Learning the cardinal directions and referring to them as red, pink, orange or blue allowing them to navigate the school and community with colour coded maps and compass (discussed below).
Identifying information during adapted lessons (such as identifying colour coded shapes by signing their colour or inserting a colour into a pattern)
Demonstrating comprehension and expressive communication opportunities when using experience books (discussed below) by attaching colours to elements of an activity (e.g., What size of measuring cup do we need, red, orange, blue or pink?)
This was a very specific case and this skill may not be functional for most people but it demonstrates how a small adaptation can provide significant possibilities for access.
Colour coded Maps and Compass
This section is a continuation in more detail of the colour coded compass and maps discussed above. I made the compass so the student could participate in some lessons on mapping and cardinal directions. It consisted of a salad bowl floating in water with two large magnets running parallel to each other in the bottom supported by some Unifix cubes to hold them in place. The magnets would turn the red colour north like a compass. On the top, the four colours were cut out of craft foam ensuring the whole thing could get splashed.
The compass helped us to explain how cardinal directions work to a child with acquired deafbliness and almost no movement. The four colours allowed her to express the directions with her limited mobility (as noted above in the contextual sign case study). Those colours could also be placed on maps like the ones pictured below. We started out with a small map of the classroom and hallway. The student enjoyed using the maps to explore the school and enjoyed the control of telling people what direction to turn. The four colour signs became important later when she realized she could use them to tell people what direction to turn as they were guiding her. Giving her more control and independence of travel.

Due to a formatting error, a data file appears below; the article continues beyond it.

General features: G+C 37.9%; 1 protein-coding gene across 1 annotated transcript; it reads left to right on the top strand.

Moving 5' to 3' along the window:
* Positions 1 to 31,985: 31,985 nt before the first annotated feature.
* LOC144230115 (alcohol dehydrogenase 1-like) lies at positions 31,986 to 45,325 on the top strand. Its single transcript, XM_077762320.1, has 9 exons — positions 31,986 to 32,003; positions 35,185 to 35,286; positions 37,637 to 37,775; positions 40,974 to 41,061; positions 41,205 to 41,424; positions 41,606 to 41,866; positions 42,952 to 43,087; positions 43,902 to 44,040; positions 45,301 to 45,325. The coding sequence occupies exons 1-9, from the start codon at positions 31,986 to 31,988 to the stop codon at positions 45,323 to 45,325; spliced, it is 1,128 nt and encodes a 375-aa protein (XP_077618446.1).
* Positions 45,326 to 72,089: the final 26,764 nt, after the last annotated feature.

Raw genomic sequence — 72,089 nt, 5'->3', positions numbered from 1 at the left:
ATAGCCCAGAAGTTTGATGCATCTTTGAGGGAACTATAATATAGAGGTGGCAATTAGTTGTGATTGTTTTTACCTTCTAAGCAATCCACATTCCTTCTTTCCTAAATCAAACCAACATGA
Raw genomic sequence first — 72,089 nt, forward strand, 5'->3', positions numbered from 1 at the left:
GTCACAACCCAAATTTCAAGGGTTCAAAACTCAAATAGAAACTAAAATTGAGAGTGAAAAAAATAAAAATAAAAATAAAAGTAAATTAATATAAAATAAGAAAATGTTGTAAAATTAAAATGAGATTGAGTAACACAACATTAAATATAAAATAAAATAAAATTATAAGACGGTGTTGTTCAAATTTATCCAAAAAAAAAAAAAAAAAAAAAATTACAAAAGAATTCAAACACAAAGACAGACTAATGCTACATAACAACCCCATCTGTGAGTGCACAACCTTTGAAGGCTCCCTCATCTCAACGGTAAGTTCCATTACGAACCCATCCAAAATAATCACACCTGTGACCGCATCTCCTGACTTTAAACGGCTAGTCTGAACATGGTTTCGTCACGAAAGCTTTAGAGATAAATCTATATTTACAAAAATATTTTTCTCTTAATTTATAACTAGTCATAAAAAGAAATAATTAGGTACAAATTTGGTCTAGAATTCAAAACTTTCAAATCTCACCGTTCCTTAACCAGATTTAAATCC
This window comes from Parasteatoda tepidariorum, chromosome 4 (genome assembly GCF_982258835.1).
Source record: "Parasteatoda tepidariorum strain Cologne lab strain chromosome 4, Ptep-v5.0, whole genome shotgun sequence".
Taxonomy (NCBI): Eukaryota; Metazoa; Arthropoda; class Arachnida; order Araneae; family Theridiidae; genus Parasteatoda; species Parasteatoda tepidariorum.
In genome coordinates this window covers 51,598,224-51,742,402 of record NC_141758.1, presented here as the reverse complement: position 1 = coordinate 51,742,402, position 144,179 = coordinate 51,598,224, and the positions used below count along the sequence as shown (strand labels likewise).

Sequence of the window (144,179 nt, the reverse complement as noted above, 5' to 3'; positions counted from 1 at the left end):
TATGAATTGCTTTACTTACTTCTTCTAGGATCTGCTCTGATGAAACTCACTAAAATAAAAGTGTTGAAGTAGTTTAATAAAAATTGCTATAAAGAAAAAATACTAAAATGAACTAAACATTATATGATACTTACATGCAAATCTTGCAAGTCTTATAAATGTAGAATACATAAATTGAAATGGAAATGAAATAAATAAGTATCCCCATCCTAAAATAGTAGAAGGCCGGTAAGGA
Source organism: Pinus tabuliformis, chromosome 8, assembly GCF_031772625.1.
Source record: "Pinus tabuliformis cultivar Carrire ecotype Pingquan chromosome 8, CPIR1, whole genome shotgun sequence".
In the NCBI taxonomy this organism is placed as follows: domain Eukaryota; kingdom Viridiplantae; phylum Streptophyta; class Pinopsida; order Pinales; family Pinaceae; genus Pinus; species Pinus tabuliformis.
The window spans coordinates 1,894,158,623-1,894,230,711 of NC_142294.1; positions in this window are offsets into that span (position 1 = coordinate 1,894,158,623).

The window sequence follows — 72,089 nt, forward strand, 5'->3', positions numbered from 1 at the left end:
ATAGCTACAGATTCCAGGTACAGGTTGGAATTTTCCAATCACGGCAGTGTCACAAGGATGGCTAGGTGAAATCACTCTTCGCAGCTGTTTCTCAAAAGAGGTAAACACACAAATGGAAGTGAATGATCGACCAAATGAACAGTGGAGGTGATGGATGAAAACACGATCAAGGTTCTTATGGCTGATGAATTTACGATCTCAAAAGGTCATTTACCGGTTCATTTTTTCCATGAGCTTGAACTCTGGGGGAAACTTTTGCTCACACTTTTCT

As it became clear that she understood the concept we expanded to making maps of the other school floors, the room, the neighbourhood and more. These maps allowed her to talk about where she wanted to go ever further afield and helped to expand her world concepts.
The Colour Coded Pudding Experience Book
These are a few pages from the pudding experience book I created for an individual who enjoyed baking activities. She wanted to lead an activity but found it challenging due to very limited mobility and expressive communication. The individual could indicate a desire for continuation, and use sign language to express three colours.
Once the book was created with the individual, she could participate in steps such as selecting the appropriate size of measuring cup after reading the instructions independently and requesting the appropriate colour. The individual was also able to choose a flavour, and even indicate the appropriate utensils by reading the book independently and using her gaze to indicate the tool used for each step. In addition to increasing her ability to be involved in the process of the activity, the expressive communication adaptations allowed her to communicate while reminiscing about the activity or reading the book for fun.